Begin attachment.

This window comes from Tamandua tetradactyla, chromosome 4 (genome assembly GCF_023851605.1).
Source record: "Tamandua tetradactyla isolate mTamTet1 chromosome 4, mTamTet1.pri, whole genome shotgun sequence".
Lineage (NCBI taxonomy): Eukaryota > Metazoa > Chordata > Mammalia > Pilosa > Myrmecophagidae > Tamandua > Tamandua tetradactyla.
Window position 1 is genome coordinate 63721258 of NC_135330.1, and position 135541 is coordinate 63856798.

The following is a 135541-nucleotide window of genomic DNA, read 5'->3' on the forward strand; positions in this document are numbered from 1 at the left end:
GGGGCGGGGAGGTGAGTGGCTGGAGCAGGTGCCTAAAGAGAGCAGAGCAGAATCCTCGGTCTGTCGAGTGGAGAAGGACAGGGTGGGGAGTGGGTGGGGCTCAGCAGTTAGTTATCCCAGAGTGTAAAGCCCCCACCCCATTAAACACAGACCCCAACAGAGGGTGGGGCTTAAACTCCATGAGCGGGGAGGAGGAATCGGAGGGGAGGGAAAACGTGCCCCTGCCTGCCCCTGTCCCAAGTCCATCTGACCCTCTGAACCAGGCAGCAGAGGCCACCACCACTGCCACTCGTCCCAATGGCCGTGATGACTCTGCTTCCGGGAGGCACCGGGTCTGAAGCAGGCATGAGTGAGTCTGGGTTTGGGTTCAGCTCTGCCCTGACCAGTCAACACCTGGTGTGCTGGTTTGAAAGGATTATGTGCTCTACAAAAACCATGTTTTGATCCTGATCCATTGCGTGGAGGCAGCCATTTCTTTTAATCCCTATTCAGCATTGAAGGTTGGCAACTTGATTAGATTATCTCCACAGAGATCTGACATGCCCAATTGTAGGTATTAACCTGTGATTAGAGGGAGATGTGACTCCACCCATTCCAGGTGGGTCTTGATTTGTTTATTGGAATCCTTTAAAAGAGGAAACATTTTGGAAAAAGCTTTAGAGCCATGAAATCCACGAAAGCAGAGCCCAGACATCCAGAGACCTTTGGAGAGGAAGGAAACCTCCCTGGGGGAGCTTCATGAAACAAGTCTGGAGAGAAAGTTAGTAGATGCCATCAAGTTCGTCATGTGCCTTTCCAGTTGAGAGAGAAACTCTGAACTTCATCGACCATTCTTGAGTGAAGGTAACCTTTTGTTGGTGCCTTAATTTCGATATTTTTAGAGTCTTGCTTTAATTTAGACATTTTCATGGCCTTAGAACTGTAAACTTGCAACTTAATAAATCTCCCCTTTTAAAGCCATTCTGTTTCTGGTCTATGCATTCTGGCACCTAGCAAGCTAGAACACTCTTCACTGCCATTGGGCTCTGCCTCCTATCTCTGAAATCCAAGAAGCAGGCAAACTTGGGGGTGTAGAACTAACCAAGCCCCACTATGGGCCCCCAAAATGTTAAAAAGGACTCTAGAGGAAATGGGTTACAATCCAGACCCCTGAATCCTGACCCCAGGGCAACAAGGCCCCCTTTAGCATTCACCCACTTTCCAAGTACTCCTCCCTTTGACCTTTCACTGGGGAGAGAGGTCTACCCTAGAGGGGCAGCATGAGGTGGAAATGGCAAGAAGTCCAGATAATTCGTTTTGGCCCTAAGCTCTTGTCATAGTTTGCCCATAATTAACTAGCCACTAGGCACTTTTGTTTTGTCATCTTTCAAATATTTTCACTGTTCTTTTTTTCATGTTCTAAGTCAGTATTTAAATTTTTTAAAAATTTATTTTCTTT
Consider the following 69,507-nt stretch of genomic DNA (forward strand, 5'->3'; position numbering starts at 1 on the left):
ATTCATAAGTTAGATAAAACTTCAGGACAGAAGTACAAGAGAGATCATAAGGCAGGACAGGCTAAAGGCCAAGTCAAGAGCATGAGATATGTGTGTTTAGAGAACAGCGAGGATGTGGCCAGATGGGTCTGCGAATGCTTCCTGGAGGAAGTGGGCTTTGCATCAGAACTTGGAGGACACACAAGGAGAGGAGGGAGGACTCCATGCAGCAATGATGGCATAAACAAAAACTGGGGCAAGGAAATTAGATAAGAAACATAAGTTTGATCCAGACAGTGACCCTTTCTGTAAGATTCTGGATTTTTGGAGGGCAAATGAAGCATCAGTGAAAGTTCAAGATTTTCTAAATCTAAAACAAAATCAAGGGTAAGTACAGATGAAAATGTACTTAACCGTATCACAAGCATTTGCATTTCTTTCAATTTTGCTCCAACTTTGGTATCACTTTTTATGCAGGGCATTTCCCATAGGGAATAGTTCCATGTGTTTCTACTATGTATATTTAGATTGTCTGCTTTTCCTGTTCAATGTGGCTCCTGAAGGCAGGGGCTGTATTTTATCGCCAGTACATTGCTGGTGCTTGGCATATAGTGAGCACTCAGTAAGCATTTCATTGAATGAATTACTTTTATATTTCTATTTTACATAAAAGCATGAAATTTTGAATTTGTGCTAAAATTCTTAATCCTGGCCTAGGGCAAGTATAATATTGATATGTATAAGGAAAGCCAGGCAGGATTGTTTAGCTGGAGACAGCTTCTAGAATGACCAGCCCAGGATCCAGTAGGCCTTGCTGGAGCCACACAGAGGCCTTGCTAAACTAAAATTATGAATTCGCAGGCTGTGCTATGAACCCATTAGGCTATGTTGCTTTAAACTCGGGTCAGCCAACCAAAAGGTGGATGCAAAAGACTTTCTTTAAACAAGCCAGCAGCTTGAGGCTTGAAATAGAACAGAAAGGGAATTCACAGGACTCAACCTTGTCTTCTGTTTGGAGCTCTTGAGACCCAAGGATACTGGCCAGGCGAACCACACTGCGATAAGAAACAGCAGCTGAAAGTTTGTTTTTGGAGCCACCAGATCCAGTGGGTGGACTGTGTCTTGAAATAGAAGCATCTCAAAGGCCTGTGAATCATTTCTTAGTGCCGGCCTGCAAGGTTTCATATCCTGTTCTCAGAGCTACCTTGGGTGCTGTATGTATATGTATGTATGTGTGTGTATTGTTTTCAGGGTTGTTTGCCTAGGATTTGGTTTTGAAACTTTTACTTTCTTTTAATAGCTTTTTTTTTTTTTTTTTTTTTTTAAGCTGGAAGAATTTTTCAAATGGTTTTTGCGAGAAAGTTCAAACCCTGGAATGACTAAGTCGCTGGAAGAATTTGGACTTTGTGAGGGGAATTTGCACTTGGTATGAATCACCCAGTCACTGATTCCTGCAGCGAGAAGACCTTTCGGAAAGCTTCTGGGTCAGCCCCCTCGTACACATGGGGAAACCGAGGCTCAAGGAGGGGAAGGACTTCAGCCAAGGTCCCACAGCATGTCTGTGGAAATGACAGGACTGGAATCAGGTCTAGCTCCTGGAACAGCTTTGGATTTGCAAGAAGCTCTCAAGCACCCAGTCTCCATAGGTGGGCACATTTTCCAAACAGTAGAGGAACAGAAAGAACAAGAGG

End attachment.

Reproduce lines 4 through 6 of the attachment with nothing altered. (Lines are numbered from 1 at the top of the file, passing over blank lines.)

Window position 1 is genome coordinate 63721258 of NC_135330.1, and position 135541 is coordinate 63856798.

The following is a 135541-nucleotide window of genomic DNA, read 5'->3' on the forward strand; positions in this document are numbered from 1 at the left end:
GGGGCGGGGAGGTGAGTGGCTGGAGCAGGTGCCTAAAGAGAGCAGAGCAGAATCCTCGGTCTGTCGAGTGGAGAAGGACAGGGTGGGGAGTGGGTGGGGCTCAGCAGTTAGTTATCCCAGAGTGTAAAGCCCCCACCCCATTAAACACAGACCCCAACAGAGGGTGGGGCTTAAACTCCATGAGCGGGGAGGAGGAATCGGAGGGGAGGGAAAACGTGCCCCTGCCTGCCCCTGTCCCAAGTCCATCTGACCCTCTGAACCAGGCAGCAGAGGCCACCACCACTGCCACTCGTCCCAATGGCCGTGATGACTCTGCTTCCGGGAGGCACCGGGTCTGAAGCAGGCATGAGTGAGTCTGGGTTTGGGTTCAGCTCTGCCCTGACCAGTCAACACCTGGTGTGCTGGTTTGAAAGGATTATGTGCTCTACAAAAACCATGTTTTGATCCTGATCCATTGCGTGGAGGCAGCCATTTCTTTTAATCCCTATTCAGCATTGAAGGTTGGCAACTTGATTAGATTATCTCCACAGAGATCTGACATGCCCAATTGTAGGTATTAACCTGTGATTAGAGGGAGATGTGACTCCACCCATTCCAGGTGGGTCTTGATTTGTTTATTGGAATCCTTTAAAAGAGGAAACATTTTGGAAAAAGCTTTAGAGCCATGAAATCCACGAAAGCAGAGCCCAGACATCCAGAGACCTTTGGAGAGGAAGGAAACCTCCCTGGGGGAGCTTCATGAAACAAGTCTGGAGAGAAAGTTAGTAGATGCCATCAAGTTCGTCATGTGCCTTTCCAGTTGAGAGAGAAACTCTGAACTTCATCGACCATTCTTGAGTGAAGGTAACCTTTTGTTGGTGCCTTAATTTCGATATTTTTAGAGTCTTGCTTTAATTTAGACATTTTCATGGCCTTAGAACTGTAAACTTGCAACTTAATAAATCTCCCCTTTTAAAGCCATTCTGTTTCTGGTCTATGCATTCTGGCACCTAGCAAGCTAGAACACTCTTCACTGCCATTGGGCTCTGCCTCCTATCTCTGAAATCCAAGAAGCAGGCAAACTTGGGGGTGTAGAACTAACCAAGCCCCACTATGGGCCCCCAAAATGTTAAAAAGGACTCTAGAGGAAATGGGTTACAATCCAGACCCCTGAATCCTGACCCCAGGGCAACAAGGCCCCCTTTAGCATTCACCCACTTTCCAAGTACTCCTCCCTTTGACCTTTCACTGGGGAGAGAGGTCTACCCTAGAGGGGCAGCATGAGGTGGAAATGGCAAGAAGTCCAGATAATTCGTTTTGGCCCTAAGCTCTTGTCATAGTTTGCCCATAATTAACTAGCCACTAGGCACTTTTGTTTTGTCATCTTTCAAATATTTTCACTGTTCTTTTTTTCATGTTCTAAGTCAGTATTTAAATTTTTTAAAAATTTATTTTCTTT